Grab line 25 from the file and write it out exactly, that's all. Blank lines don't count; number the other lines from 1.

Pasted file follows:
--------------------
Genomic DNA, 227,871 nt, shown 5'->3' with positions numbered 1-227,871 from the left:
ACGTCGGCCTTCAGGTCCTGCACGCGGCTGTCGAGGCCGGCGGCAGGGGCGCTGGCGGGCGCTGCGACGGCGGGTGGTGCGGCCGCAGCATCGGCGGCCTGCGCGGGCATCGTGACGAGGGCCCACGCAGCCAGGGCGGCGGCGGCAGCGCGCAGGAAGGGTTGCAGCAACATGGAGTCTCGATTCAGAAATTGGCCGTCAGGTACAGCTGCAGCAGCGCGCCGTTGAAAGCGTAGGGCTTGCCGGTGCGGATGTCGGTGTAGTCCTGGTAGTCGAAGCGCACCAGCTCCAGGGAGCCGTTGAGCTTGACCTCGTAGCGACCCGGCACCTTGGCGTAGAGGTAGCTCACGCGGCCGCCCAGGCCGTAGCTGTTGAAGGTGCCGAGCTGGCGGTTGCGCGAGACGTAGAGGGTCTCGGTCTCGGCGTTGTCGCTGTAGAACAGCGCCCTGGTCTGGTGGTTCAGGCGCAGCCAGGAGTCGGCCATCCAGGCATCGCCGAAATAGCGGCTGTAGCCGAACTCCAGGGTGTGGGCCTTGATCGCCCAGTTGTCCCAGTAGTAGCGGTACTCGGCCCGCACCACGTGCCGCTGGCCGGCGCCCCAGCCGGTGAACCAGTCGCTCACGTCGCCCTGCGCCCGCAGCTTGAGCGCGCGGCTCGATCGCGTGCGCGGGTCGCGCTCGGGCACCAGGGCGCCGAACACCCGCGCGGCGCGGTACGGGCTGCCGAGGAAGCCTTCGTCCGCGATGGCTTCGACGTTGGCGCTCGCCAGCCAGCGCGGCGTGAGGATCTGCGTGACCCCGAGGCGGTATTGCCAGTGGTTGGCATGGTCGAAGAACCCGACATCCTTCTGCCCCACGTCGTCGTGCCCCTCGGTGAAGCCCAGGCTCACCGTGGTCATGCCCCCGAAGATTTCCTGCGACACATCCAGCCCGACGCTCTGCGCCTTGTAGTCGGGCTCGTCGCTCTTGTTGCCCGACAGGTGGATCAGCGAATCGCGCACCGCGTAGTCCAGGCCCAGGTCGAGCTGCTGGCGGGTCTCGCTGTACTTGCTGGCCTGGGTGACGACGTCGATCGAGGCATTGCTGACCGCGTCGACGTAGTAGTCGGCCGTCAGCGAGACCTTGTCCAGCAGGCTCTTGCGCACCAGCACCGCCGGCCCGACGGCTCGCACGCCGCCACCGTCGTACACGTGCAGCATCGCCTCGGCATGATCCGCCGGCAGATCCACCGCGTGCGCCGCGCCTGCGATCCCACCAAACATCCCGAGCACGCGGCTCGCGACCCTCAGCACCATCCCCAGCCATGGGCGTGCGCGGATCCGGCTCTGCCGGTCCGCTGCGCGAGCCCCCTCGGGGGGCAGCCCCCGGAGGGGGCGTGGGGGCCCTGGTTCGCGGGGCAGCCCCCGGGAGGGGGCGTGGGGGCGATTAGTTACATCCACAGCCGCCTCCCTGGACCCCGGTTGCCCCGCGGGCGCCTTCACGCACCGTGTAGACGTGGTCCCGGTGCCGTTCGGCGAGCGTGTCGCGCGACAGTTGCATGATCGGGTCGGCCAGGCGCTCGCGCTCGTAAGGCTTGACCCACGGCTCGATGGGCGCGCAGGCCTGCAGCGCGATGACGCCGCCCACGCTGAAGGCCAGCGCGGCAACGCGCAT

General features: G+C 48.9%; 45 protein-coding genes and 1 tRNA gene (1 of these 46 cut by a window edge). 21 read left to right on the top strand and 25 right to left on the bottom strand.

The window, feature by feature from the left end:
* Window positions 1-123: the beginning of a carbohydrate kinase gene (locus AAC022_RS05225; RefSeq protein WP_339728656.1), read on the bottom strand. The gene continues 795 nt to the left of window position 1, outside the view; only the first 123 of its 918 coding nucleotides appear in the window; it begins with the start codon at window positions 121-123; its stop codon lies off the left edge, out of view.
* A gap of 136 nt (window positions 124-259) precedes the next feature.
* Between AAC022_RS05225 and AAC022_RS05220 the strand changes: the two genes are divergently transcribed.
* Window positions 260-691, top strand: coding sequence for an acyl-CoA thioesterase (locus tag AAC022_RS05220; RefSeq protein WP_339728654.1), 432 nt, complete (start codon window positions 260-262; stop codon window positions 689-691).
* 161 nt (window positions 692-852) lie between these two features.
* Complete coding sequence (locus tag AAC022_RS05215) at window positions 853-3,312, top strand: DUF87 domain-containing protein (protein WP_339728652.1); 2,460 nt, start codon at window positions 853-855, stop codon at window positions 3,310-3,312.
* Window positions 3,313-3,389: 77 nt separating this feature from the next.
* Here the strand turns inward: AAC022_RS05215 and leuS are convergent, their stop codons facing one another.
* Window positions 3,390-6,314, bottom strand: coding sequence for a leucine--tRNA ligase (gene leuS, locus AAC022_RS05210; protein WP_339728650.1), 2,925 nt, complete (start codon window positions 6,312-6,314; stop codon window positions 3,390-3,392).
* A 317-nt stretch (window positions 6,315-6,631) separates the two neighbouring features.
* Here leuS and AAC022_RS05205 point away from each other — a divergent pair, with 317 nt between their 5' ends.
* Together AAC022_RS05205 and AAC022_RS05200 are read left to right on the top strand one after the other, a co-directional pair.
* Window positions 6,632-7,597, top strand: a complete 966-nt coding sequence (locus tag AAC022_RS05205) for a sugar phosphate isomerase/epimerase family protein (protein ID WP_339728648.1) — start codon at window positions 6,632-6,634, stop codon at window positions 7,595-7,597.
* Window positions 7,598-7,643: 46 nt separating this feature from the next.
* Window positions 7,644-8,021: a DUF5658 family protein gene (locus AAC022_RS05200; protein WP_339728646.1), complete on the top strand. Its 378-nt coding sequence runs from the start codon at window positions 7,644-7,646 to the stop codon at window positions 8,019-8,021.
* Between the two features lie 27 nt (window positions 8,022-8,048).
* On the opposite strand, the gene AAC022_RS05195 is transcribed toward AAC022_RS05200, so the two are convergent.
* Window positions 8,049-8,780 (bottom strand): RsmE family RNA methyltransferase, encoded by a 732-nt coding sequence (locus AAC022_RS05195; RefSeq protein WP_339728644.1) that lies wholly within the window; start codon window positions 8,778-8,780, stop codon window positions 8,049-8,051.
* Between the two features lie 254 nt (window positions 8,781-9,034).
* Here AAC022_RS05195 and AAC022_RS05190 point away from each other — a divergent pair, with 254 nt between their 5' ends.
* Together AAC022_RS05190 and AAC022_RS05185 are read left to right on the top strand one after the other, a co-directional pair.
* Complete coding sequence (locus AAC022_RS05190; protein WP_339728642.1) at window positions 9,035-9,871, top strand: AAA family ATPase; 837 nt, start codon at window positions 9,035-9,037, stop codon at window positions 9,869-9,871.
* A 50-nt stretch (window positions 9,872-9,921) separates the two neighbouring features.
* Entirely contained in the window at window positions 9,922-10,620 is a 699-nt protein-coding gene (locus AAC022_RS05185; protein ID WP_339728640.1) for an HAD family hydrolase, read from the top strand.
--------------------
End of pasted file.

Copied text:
* Together AAC022_RS05190 and AAC022_RS05185 are read left to right on the top strand one after the other, a co-directional pair.